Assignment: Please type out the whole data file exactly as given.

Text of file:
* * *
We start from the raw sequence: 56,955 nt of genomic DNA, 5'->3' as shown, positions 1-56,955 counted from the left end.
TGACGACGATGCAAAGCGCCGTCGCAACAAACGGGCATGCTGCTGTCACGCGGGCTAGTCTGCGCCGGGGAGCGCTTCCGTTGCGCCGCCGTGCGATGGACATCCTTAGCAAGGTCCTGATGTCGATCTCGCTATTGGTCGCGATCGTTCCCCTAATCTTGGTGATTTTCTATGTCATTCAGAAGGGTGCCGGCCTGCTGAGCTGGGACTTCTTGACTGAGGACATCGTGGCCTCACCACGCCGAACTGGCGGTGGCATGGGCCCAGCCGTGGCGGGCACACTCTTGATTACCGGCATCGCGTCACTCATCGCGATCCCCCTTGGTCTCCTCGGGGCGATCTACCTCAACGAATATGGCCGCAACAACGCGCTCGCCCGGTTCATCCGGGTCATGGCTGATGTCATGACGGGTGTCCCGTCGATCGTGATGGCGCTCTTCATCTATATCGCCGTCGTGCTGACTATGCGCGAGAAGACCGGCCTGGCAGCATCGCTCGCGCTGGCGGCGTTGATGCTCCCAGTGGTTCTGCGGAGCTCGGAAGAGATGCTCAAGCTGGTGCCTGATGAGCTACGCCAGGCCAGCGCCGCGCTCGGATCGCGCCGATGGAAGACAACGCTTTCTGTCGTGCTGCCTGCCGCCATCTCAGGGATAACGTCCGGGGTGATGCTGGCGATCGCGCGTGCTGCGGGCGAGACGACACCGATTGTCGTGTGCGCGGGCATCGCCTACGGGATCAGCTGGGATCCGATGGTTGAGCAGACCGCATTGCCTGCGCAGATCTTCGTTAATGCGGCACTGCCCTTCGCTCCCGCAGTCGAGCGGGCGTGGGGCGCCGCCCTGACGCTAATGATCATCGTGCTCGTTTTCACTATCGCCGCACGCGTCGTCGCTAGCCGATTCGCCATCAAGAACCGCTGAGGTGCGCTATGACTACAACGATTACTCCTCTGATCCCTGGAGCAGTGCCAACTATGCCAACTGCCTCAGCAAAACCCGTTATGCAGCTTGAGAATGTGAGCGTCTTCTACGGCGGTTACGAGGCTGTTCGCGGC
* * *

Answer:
We start from the raw sequence: 56,955 nt of genomic DNA, 5'->3' as shown, positions 1-56,955 counted from the left end.
TGACGACGATGCAAAGCGCCGTCGCAACAAACGGGCATGCTGCTGTCACGCGGGCTAGTCTGCGCCGGGGAGCGCTTCCGTTGCGCCGCCGTGCGATGGACATCCTTAGCAAGGTCCTGATGTCGATCTCGCTATTGGTCGCGATCGTTCCCCTAATCTTGGTGATTTTCTATGTCATTCAGAAGGGTGCCGGCCTGCTGAGCTGGGACTTCTTGACTGAGGACATCGTGGCCTCACCACGCCGAACTGGCGGTGGCATGGGCCCAGCCGTGGCGGGCACACTCTTGATTACCGGCATCGCGTCACTCATCGCGATCCCCCTTGGTCTCCTCGGGGCGATCTACCTCAACGAATATGGCCGCAACAACGCGCTCGCCCGGTTCATCCGGGTCATGGCTGATGTCATGACGGGTGTCCCGTCGATCGTGATGGCGCTCTTCATCTATATCGCCGTCGTGCTGACTATGCGCGAGAAGACCGGCCTGGCAGCATCGCTCGCGCTGGCGGCGTTGATGCTCCCAGTGGTTCTGCGGAGCTCGGAAGAGATGCTCAAGCTGGTGCCTGATGAGCTACGCCAGGCCAGCGCCGCGCTCGGATCGCGCCGATGGAAGACAACGCTTTCTGTCGTGCTGCCTGCCGCCATCTCAGGGATAACGTCCGGGGTGATGCTGGCGATCGCGCGTGCTGCGGGCGAGACGACACCGATTGTCGTGTGCGCGGGCATCGCCTACGGGATCAGCTGGGATCCGATGGTTGAGCAGACCGCATTGCCTGCGCAGATCTTCGTTAATGCGGCACTGCCCTTCGCTCCCGCAGTCGAGCGGGCGTGGGGCGCCGCCCTGACGCTAATGATCATCGTGCTCGTTTTCACTATCGCCGCACGCGTCGTCGCTAGCCGATTCGCCATCAAGAACCGCTGAGGTGCGCTATGACTACAACGATTACTCCTCTGATCCCTGGAGCAGTGCCAACTATGCCAACTGCCTCAGCAAAACCCGTTATGCAGCTTGAGAATGTGAGCGTCTTCTACGGCGGTTACGAGGCTGTTCGCGGC